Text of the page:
No less curious are the mediæval traditions that linger about the precincts of the old wall in the wilder districts of Northumberland. At Sewingshields, for example, is the locality of the familiar tradition of the renowned King Arthur, who, with his Queen Guenever, his lords and ladies, hawks and hounds, lie to this day enchanted in an unknown cave in the crags, under a spell, only to be broken when some one shall first blow a bugle-horn which lies near the entrance of the cave, and then, with the sword that lies beside it, cut a garter through which binds it to the wall. Some fifty years ago, so says veracious tradition, the farmer of Sewingshields discovered, under the ruins of the old castle, a subterranean passage unknown to him before. He entered, and made his way along a low vaulted arch, his courage sinking at every step as he trod amid toads and slimy lizards, and startled at the flight of dark-winged bats, disturbed by his intrusion. At length a dim light appeared before him, and following its guidance, the bold Northumbrian farmer stood under the fretted roof of a vast subterranean hall, strangely lighted by an unearthly glow. King Arthur, with his queen and court, slumbered on a circle of thrones and couches round the walls, and at their feet were thirty couples of gigantic wolf-hounds. On a stone table in the middle of the hall lay the spell-dissolving horn, sword, and garter. The farmer seized the sword, and as he drew it from the scabbard, the eyes of the monarch and his courtiers opened. He cut the garter, and they sat up, and the dogs shook themselves from the sleep of centuries. But the courage of the intruder failed him—the sword slowly returned to its scabbard; and as the strange court sunk again back to their spell-bound slumbers, King Arthur exclaimed:
'Oh wo betide the evil day
On which this witless wight was born!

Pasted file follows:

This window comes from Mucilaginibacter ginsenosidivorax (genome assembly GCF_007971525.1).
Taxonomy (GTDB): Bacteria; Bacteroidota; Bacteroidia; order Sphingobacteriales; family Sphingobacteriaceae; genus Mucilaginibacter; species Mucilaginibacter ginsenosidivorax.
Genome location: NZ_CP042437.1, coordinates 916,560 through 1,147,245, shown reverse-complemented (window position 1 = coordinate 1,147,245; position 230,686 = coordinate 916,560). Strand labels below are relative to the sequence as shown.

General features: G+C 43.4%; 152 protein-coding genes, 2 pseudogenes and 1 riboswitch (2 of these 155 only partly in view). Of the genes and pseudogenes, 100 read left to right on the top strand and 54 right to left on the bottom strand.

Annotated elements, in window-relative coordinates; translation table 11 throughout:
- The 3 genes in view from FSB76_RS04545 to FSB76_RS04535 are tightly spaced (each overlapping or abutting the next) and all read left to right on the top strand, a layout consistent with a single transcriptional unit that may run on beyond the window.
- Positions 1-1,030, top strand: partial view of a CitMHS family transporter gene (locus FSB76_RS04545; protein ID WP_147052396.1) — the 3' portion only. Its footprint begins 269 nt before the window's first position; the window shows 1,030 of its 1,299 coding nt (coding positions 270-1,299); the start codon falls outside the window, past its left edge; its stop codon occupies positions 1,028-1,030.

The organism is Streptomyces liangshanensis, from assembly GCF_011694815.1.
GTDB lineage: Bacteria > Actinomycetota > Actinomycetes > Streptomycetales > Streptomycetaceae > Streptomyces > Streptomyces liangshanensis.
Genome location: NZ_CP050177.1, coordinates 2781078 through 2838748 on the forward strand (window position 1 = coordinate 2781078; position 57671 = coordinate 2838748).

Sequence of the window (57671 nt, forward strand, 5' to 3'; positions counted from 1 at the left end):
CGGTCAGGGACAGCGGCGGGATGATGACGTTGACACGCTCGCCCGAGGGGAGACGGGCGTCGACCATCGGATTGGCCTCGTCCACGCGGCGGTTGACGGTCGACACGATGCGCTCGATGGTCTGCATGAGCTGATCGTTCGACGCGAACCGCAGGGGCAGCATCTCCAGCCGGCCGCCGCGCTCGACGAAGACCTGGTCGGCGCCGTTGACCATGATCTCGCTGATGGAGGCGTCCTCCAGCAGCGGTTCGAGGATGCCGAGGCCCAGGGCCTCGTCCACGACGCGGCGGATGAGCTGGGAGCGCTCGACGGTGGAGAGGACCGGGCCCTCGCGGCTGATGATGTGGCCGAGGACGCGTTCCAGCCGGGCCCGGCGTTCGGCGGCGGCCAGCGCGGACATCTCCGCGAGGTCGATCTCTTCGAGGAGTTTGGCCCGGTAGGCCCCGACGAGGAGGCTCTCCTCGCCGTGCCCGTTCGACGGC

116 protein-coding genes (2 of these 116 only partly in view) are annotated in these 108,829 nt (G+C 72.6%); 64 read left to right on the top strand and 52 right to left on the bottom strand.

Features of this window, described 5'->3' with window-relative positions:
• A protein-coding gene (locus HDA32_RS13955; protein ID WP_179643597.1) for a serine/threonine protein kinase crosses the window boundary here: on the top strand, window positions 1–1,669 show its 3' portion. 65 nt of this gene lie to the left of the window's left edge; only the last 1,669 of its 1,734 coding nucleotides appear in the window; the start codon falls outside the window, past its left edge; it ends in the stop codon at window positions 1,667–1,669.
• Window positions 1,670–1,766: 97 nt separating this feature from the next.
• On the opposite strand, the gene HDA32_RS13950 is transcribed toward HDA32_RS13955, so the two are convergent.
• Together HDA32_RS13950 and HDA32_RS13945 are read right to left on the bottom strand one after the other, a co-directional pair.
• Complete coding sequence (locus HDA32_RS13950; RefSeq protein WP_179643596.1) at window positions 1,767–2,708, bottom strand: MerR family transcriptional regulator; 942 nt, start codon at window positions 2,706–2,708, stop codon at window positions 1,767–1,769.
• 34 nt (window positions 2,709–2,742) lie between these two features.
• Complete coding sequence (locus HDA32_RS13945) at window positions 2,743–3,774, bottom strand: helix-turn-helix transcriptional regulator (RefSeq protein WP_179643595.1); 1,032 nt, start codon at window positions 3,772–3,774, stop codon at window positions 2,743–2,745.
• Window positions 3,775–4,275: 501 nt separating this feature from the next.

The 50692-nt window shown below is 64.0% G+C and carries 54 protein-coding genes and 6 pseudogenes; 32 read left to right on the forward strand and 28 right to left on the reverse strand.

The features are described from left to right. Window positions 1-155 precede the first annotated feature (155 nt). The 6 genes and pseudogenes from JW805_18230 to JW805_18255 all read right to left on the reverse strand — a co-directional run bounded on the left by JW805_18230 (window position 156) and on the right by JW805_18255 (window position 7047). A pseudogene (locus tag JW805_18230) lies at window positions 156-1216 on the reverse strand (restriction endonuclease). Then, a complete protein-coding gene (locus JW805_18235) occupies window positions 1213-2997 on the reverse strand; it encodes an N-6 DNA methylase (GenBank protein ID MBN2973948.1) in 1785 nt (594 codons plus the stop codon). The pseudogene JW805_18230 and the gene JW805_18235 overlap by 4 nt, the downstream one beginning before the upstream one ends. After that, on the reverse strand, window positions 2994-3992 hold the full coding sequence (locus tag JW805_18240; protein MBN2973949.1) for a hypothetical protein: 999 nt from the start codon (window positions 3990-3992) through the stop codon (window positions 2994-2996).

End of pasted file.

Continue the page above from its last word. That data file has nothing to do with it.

Who drew the sword, the garter cut,
But never blew the bugle-horn!'

The farmer was so terror-stricken that he could never afterwards tell how he escaped, or find again the entrance to the enchanted hall.

Such is our modern version of the curious myth of the good King Arthur, who Merlin swore should come again to rule. In many forms it has survived through changing centuries, and is well worth considering for the truths it embodies under its quaint imagery. Meanwhile, however, it will suffice to shew how many pleasant topics may be suggested to the rambler along the course of the old Roman barrier, which once stretched its unbroken line of forts, curtain walls, and military way, from Segedunum, or Wallsend, near the mouth of the Tyne, to Bowness on the Solway Firth. To those who desire to become familiar with the history and antiquities of this remarkable monument of the military arts of ancient Rome, we recommend Mr Bruce's work, from which we have extracted some of the above passages. To the antiquary its attractions are great, abounding as it does with engravings of altars and inscriptions, maps, sections, and ground-plans of all that most command his study, and many of these being entirely new, and derived from the enthusiastic author's own personal observations. What we have said above, however, will suffice to shew that others besides the professed antiquary will find in the work matter to attract, to instruct, and to amuse; and we should think little of that mind which, amid all the stirring interest of the present, can spare no thought for that older state of being from whence the present has sprung, and to which it owes a reverence in some degree akin to that which is due the parent from the child.